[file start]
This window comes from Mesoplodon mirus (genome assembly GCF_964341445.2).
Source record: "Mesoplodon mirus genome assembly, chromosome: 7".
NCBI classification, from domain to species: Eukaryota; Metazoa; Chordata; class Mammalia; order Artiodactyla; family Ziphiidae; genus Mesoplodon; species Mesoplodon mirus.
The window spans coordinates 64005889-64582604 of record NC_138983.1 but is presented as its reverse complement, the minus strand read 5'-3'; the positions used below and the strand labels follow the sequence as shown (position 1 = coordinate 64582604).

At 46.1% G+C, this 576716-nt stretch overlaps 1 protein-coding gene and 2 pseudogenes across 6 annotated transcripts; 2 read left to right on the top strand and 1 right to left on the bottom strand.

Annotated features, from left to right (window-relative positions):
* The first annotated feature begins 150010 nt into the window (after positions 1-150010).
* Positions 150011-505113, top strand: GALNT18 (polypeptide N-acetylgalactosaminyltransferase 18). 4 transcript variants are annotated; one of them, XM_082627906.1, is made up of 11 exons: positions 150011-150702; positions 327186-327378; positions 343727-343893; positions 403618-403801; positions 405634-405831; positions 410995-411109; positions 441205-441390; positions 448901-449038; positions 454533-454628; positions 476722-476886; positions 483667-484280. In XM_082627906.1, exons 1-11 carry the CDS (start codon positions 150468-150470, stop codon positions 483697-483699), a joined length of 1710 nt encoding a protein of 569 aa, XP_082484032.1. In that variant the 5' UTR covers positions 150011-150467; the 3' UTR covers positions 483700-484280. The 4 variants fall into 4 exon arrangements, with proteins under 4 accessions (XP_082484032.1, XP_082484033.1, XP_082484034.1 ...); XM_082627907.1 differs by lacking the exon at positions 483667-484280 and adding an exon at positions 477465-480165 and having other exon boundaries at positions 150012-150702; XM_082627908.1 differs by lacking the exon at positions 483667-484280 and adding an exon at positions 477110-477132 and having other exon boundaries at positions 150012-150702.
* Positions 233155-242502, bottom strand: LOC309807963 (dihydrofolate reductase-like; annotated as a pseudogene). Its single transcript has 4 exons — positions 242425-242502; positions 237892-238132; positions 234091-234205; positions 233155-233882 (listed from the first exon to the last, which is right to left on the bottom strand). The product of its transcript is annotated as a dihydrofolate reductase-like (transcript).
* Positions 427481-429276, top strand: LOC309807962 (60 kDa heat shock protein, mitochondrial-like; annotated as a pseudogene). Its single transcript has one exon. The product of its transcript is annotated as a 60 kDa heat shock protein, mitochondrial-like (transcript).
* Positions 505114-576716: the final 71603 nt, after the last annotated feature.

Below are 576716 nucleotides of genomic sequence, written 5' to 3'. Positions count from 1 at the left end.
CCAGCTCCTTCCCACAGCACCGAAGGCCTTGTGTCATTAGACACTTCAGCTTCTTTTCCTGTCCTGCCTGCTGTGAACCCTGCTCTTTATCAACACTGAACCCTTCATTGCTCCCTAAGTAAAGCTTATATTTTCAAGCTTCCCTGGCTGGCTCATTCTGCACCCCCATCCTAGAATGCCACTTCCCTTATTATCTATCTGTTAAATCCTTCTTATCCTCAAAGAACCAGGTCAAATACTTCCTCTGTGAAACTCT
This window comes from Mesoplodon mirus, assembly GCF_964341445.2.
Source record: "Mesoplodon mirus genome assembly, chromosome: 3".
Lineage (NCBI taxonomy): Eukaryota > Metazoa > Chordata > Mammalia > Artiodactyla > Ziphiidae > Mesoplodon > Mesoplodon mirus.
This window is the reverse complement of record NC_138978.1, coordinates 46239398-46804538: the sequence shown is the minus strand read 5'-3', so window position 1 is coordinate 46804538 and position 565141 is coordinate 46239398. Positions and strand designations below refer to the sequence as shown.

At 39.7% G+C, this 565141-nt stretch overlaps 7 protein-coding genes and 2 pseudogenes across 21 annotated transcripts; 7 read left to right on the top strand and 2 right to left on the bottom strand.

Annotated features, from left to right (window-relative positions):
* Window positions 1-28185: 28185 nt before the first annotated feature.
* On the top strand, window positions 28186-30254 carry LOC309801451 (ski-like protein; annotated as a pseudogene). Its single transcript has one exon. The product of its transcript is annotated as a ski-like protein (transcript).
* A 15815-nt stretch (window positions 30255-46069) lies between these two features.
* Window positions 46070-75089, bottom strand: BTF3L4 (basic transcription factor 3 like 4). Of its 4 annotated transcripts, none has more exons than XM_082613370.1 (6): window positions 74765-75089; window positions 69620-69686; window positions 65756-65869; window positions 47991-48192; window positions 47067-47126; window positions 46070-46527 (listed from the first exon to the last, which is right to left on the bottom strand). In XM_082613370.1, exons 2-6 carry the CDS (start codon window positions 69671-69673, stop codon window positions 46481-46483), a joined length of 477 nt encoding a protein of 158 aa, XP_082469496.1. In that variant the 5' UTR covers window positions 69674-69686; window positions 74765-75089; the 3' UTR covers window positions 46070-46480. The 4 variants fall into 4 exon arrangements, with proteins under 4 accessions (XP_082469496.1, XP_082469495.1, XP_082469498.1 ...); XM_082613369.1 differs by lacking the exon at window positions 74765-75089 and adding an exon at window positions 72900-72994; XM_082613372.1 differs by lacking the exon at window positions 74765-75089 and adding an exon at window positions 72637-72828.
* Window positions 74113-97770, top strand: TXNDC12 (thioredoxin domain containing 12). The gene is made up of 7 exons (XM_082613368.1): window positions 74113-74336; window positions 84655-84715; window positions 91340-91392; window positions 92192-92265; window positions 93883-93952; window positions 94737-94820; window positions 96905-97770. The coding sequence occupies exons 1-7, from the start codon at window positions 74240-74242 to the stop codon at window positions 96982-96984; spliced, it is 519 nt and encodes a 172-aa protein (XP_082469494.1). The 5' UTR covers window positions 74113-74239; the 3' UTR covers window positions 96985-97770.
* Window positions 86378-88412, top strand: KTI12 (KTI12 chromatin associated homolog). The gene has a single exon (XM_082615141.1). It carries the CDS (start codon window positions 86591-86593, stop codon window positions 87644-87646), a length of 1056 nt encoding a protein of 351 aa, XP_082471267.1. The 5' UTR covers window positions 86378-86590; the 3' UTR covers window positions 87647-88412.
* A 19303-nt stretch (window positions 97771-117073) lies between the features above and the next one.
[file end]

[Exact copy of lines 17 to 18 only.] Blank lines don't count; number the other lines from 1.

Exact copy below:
This window is the reverse complement of record NC_138978.1, coordinates 46239398-46804538: the sequence shown is the minus strand read 5'-3', so window position 1 is coordinate 46804538 and position 565141 is coordinate 46239398. Positions and strand designations below refer to the sequence as shown.

At 39.7% G+C, this 565141-nt stretch overlaps 7 protein-coding genes and 2 pseudogenes across 21 annotated transcripts; 7 read left to right on the top strand and 2 right to left on the bottom strand.